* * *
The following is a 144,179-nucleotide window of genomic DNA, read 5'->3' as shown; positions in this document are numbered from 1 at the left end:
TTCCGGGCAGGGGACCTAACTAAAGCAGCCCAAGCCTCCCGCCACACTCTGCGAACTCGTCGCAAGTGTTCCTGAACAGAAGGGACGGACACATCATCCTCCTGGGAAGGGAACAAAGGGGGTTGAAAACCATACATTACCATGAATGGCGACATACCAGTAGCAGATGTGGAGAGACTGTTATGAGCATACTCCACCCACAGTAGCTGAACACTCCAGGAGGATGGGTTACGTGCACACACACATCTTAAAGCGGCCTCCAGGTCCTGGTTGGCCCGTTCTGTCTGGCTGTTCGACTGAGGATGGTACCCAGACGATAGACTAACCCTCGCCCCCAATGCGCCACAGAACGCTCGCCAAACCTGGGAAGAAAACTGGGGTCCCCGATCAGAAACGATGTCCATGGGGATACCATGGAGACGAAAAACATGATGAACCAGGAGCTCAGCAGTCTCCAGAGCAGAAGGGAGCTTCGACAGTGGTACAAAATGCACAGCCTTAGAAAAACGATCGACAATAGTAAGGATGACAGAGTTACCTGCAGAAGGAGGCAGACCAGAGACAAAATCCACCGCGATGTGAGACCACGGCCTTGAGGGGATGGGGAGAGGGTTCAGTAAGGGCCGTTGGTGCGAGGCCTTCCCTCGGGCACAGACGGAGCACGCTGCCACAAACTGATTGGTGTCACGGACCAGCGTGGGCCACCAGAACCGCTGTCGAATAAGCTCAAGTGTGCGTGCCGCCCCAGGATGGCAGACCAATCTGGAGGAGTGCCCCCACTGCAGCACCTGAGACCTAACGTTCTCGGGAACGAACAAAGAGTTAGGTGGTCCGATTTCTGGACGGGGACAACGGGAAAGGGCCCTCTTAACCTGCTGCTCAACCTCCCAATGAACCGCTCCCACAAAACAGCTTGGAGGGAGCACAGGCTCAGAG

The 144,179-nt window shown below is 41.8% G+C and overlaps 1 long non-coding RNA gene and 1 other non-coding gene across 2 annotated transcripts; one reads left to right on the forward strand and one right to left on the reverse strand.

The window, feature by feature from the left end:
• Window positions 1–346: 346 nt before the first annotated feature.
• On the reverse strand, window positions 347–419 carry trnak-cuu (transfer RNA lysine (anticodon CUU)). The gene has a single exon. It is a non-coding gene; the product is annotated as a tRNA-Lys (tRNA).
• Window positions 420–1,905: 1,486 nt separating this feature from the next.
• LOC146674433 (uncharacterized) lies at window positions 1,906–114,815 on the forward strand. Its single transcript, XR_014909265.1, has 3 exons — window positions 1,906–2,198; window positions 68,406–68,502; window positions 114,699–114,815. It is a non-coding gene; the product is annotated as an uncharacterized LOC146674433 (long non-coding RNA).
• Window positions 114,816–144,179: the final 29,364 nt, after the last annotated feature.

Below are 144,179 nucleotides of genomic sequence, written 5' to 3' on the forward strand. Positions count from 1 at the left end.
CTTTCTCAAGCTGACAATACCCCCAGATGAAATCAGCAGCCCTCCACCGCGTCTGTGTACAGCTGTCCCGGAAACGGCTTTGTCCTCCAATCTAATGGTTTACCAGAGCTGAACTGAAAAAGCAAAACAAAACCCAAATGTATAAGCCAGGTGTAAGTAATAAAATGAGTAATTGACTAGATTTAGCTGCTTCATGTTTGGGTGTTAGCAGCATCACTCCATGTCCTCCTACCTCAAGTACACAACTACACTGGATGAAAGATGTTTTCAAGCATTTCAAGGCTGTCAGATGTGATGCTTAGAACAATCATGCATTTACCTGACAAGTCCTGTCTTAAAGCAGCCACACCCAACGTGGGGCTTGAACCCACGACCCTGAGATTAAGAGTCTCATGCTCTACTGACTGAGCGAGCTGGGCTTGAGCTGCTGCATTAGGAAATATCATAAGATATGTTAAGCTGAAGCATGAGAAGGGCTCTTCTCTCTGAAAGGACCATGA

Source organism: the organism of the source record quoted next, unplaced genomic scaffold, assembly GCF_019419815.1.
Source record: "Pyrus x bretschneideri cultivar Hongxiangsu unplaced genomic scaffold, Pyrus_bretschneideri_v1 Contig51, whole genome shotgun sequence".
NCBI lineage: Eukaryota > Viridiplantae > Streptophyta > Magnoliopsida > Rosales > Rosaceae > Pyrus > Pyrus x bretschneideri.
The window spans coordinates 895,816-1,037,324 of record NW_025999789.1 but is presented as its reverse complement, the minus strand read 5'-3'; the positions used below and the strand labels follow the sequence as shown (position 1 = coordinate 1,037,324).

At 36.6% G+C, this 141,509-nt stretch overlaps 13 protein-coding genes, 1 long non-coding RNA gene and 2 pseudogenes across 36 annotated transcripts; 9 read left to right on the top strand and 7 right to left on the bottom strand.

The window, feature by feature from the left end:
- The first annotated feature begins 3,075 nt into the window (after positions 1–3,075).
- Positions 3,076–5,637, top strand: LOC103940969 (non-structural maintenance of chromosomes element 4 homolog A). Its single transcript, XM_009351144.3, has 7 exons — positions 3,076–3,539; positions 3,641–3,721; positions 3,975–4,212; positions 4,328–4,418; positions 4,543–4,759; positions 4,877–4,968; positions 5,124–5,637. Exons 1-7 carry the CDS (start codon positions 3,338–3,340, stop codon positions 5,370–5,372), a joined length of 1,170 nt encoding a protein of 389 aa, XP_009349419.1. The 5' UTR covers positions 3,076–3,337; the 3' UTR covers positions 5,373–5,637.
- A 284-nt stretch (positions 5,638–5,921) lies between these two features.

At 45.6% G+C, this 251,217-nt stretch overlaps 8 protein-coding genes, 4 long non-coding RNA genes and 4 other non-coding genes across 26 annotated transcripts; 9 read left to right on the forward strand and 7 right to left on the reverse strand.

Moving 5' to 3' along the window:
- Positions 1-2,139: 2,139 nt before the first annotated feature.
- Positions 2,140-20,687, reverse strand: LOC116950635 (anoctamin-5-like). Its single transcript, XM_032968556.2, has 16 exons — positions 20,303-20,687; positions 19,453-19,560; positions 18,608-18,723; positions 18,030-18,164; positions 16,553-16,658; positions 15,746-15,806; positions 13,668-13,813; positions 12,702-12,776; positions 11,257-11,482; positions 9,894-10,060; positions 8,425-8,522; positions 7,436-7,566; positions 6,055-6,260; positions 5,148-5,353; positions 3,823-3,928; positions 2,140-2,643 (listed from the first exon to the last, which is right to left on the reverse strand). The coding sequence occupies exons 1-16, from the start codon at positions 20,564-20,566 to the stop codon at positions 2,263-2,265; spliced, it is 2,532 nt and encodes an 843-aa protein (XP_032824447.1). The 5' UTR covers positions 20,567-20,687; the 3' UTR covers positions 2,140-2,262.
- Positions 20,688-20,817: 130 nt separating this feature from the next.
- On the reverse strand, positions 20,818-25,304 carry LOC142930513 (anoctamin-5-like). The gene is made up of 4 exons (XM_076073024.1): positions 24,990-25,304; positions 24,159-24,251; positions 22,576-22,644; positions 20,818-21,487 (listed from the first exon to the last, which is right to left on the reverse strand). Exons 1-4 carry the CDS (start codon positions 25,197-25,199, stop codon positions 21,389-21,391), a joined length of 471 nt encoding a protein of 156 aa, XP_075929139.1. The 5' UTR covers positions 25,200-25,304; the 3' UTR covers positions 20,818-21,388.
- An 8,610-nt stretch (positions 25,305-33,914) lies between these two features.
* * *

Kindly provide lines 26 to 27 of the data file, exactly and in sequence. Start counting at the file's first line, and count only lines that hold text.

- On the reverse strand, positions 20,818-25,304 carry LOC142930513 (anoctamin-5-like). The gene is made up of 4 exons (XM_076073024.1): positions 24,990-25,304; positions 24,159-24,251; positions 22,576-22,644; positions 20,818-21,487 (listed from the first exon to the last, which is right to left on the reverse strand). Exons 1-4 carry the CDS (start codon positions 25,197-25,199, stop codon positions 21,389-21,391), a joined length of 471 nt encoding a protein of 156 aa, XP_075929139.1. The 5' UTR covers positions 25,200-25,304; the 3' UTR covers positions 20,818-21,388.
- An 8,610-nt stretch (positions 25,305-33,914) lies between these two features.